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Stephen IbarakiIndustry AnalystFCIPS, I.S.P., ITCP/IP3P, DFNPA, CNP, FGITCA, MVP
Think for a few moments and I'll bet you'll be able to come up with at least one teacher who inspired you, who challenged you, and who had some part in making you who you are today. Teaching isn't an easy profession and yet it has long lasting effects on our youth and the shape of our society.
As today is World Teacher Day, I hope you'll indulge me a little and allow me to go off topic to share a few stories and memories from my school days and the teachers who made an impression on a very impressionable young me.
One of my earliest teacher memories is of Mrs. Jamieson, my 2nd grade teacher, who had to explain to our class that Jeffrey wouldn't be coming to school anymore because he was hit and killed by a car while riding on his bike on the weekend. That must have been a really rough day for her. But she did what she had to do with compassion and tenderness and taught us a bit about life and death that day.
Skip ahead a few years and who could forget high school English teacher, Mr. Bird? He yelled at us, stomped around the room, scared us half to death...but also inspired me to write some of my most passionate essays and awakened in me a real love for good writing.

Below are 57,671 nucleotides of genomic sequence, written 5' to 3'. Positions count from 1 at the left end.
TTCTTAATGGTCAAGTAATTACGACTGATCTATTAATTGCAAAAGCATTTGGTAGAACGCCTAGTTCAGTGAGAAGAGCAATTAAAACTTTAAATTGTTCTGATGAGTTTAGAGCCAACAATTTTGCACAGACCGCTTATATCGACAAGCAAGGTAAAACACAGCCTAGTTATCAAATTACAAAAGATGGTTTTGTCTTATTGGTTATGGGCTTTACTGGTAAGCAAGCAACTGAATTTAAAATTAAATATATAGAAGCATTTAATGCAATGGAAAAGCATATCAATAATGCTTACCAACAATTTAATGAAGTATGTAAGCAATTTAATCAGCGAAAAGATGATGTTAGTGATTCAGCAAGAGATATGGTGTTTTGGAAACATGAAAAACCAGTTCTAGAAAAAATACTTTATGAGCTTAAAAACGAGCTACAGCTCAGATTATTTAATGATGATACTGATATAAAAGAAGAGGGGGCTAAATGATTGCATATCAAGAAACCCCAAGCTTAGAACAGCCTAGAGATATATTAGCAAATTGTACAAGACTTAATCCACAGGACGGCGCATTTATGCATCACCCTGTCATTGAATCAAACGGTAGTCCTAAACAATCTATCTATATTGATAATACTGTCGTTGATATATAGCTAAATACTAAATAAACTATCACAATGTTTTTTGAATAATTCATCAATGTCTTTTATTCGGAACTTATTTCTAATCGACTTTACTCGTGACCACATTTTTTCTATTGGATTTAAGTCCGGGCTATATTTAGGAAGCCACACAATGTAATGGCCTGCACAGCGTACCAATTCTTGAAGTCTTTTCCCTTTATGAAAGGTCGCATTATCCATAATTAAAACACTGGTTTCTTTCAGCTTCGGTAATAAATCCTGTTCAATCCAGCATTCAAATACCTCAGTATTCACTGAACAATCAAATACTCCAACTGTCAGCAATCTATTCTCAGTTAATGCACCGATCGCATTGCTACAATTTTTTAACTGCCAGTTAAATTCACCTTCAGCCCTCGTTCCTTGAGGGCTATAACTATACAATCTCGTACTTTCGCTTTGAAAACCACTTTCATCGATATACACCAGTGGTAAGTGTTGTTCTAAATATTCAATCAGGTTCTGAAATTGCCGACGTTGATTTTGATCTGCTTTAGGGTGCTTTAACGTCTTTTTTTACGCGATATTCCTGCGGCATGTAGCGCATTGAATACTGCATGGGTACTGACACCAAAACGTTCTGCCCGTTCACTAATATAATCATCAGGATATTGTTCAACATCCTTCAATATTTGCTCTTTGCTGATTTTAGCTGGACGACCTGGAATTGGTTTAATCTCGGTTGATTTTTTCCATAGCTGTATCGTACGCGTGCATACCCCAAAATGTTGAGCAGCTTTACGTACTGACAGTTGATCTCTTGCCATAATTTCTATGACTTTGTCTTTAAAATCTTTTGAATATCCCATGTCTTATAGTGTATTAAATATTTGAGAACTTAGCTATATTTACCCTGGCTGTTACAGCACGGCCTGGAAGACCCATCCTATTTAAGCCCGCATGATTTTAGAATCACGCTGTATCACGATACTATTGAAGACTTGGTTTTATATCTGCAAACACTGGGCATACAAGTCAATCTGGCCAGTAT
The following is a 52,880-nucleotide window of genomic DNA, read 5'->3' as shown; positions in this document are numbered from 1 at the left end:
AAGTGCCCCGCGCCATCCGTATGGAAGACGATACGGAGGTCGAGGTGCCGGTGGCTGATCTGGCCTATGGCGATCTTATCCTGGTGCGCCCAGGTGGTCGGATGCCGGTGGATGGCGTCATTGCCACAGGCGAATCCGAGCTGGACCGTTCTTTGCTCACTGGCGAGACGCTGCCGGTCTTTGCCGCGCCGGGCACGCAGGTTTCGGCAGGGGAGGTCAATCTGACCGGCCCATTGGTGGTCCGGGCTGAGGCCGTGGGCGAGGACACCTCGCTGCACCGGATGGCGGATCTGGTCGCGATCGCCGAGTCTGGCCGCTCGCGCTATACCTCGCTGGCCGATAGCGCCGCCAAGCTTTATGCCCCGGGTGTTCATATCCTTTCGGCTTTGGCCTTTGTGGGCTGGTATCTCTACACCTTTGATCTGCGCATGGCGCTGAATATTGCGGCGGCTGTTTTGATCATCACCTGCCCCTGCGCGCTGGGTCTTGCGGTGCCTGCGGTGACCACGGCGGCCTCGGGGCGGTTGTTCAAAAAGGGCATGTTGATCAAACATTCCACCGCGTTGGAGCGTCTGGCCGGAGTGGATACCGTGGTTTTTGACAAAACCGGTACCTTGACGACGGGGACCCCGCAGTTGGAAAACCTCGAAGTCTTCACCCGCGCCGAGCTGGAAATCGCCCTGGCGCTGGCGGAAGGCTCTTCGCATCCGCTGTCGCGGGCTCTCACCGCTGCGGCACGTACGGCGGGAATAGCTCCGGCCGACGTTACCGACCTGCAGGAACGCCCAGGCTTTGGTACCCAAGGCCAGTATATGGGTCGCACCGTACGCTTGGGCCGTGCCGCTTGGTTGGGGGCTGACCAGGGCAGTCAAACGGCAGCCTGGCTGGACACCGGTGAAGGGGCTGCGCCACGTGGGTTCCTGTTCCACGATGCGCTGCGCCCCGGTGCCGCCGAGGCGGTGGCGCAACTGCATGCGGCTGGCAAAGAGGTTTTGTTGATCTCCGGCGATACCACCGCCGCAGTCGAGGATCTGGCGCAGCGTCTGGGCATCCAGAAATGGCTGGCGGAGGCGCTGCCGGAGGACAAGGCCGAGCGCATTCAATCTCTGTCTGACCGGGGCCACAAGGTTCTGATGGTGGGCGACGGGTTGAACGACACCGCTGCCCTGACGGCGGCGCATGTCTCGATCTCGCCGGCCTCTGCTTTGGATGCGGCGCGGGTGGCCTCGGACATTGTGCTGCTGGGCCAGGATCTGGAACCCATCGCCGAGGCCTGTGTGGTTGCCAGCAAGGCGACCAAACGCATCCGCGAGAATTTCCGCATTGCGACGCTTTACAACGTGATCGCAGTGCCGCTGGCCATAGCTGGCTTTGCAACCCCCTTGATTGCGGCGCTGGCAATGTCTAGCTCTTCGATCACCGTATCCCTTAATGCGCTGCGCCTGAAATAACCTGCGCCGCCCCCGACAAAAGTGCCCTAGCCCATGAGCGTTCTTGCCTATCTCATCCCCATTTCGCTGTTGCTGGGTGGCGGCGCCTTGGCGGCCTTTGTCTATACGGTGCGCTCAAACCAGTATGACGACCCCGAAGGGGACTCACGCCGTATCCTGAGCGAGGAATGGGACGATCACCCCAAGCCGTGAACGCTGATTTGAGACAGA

Then there was my highschool physical education teacher, Mrs. Carss, who cut me from the senior girls volleyball team because of my bad attitude. I loved volleyball so much, but she was absolutely right. So I swallowed my pride, helped out during the off-season with the boy's team and tried out again the next year, this time having no problem making it. That year I learned an important lesson about how it's not just skill that counts.
And finally, one teacher that unwittingly shaped my future...Mr. Stead. He meant well, I'm certain, but it felt like he managed to single me out as the lone girl in my computer science class of all boys ("Now, Ruth, are you sure you understand how the Do...While loop works?"). However, it was during his grade 12 class that I discovered that I enjoyed the rush of solving difficult problems and getting the computer to do what I wanted it to do. It was that class where I learned that I could comprehend computers as well as any other person, boy or girl, and it was that class that inspired me to take computer science in university.
So a big THANK YOU to all the teachers who put up with me and taught me over the years. You gave me the skills for life long learning and taught me how to succeed.
Thank you Ruth for taking the time to acknowledge teachers in our lives. It struck a special chord with me since I spent a good part of my life teaching -- starting around 1980. I always considered it a special privilege to teach and as you remember your teachers, I also remember all my students. Someone told me that how and what you teach can influence 3 generations so you better get it right. So, I always considered teaching a partnership, and a life one at that. I left teaching in 2005 however my fondest memories come from those days: sharing, collaborating, and learning from each other.